Whatever I Feel Like

In addition to local author Creston Lea’s fantastic short story collection Wild Punch (which I’m reading slowly, to make it last), I’ll be bringing Ivy Compton-Burnett’s A House and Its Head on my upcoming trip to the American Library Association Annual conference. But the book I’m most excited to read this summer is Roberto Bolaño’s The Savage Detectives, about which Francine Prose wrote, “Reading Roberto Bolaño is like hearing the secret story, being shown the fabric of the particular, watching the tracks of art and life merge at the horizon and linger there like a dream from which we awake inspired to look more attentively at the world.”

RefWorks Pilot Completed

Monday, June 21st, 2010

After a one-year pilot project, the UVM Libraries has decided to cancel our trial subscription to RefWorks, a tool for managing citation information. The Bailey/Howe Library will continue to provide support for two other excellent bibliographic management tools: EndNote and Zotero. Not sure which is right for you?

To learn more about EndNote and Zotero visit: Introduction to Managing Information.

Registered UVM RefWorks users will not be able to access Refworks after June 30, 2010. If you are an existing UVM RefWorks user you will need to export your data out of RefWorks before our access expires.

If you need further assistance, please contact:

In the Muddle of Things photo by amypalko used in accordance with Creative Commons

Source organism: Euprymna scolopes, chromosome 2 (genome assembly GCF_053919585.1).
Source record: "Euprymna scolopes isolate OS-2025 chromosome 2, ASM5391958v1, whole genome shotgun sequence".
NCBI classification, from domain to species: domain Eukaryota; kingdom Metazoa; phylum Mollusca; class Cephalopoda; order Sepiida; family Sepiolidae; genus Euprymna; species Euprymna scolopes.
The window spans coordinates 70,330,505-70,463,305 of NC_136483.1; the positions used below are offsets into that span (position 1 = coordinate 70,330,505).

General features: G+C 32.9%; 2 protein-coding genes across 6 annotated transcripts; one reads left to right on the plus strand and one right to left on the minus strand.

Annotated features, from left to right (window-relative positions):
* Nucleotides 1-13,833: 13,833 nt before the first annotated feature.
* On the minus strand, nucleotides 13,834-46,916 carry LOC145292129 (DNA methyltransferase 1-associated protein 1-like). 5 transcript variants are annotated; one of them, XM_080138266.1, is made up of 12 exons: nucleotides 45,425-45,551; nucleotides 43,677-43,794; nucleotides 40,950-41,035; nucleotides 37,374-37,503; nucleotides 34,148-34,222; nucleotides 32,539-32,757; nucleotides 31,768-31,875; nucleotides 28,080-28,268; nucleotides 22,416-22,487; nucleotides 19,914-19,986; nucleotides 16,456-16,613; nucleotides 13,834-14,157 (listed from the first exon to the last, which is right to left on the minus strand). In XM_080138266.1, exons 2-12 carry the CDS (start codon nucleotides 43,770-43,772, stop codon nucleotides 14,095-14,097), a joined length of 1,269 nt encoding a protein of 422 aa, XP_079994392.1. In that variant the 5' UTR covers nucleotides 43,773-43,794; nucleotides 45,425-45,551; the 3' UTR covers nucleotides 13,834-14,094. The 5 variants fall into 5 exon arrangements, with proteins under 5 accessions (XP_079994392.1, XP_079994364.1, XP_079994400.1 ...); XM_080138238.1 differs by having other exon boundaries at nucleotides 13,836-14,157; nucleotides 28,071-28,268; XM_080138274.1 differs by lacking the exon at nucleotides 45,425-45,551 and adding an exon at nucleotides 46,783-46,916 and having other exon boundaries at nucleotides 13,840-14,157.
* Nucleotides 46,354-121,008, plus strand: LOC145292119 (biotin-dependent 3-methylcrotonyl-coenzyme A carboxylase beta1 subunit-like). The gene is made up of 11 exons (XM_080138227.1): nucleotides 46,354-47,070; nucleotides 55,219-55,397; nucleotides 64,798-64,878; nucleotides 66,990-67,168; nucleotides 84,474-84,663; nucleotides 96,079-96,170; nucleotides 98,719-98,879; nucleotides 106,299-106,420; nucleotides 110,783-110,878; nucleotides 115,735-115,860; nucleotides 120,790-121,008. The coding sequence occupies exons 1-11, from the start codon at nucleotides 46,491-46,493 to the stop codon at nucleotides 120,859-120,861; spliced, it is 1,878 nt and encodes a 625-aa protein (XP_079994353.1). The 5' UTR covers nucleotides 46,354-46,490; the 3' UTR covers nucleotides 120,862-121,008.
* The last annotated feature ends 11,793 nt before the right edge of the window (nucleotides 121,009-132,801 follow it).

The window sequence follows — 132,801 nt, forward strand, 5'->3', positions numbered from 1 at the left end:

New Book Highlights

Tuesday, June 8th, 2010

Bottled and sold : the story behind our obsession with bottled water by Peter H. Gleick

“Tap water is safe almost everywhere in the U.S. So why does someone buy a bottle of water every second of every day? And where do the thousands of plastic bottles discarded daily end up? Gleick, recipient of a MacArthur fellowship and president of the Pacific Institute for Studies in Development, Environment, and Security, argues passionately for a new era in water management.” –Publisher’s Weekly

The heights by Peter Hedges

“Kate and Tim tell the story of their practically perfect life (he’s a history teacher in a posh private school; she’s a stay-at-home mom) in alternating chapters. Brooklyn Heights, their neighborhood, rife with social strata, rules, and conventions, is rocked by a newcomer, Anna Brody, the beautiful, mysterious wife of a very wealthy man who latches onto the couple…Hedges, of What’s Eating Gilbert Grape (1991) fame, demonstrates a sure touch with people and settings.” –Booklist

The unwanted sound of everything we want : a book about noise by Garret Keizer

“Garret Keizer has, not for the first time, helped us look hard at something we thought we understood and see that instead it’s rich, fascinating, full of political and moral and human implications. I’d say that his argument goes off like an intellectual explosion, but perhaps better in this context to summon the image of a bell, struck once in the silence. This is a book for our precise moment on earth.” –Bill McKibben

Decoration day in the mountains : traditions of cemetery decoration in the southern Appalachians by Alan Jabbour & Karen Singer Jabbour

“Written by internationally recognized folklorist Alan Jabbour and illustrated with more than a hundred photographs taken by Karen Singer Jabbour, Decoration Day in the Mountains is an in-depth exploration of this little-known cultural tradition…Richly illustrated and vividly written, Decoration Day in the Mountains presents a compelling account of a widespread and long-standing Southern cultural practice.” –Publisher’s information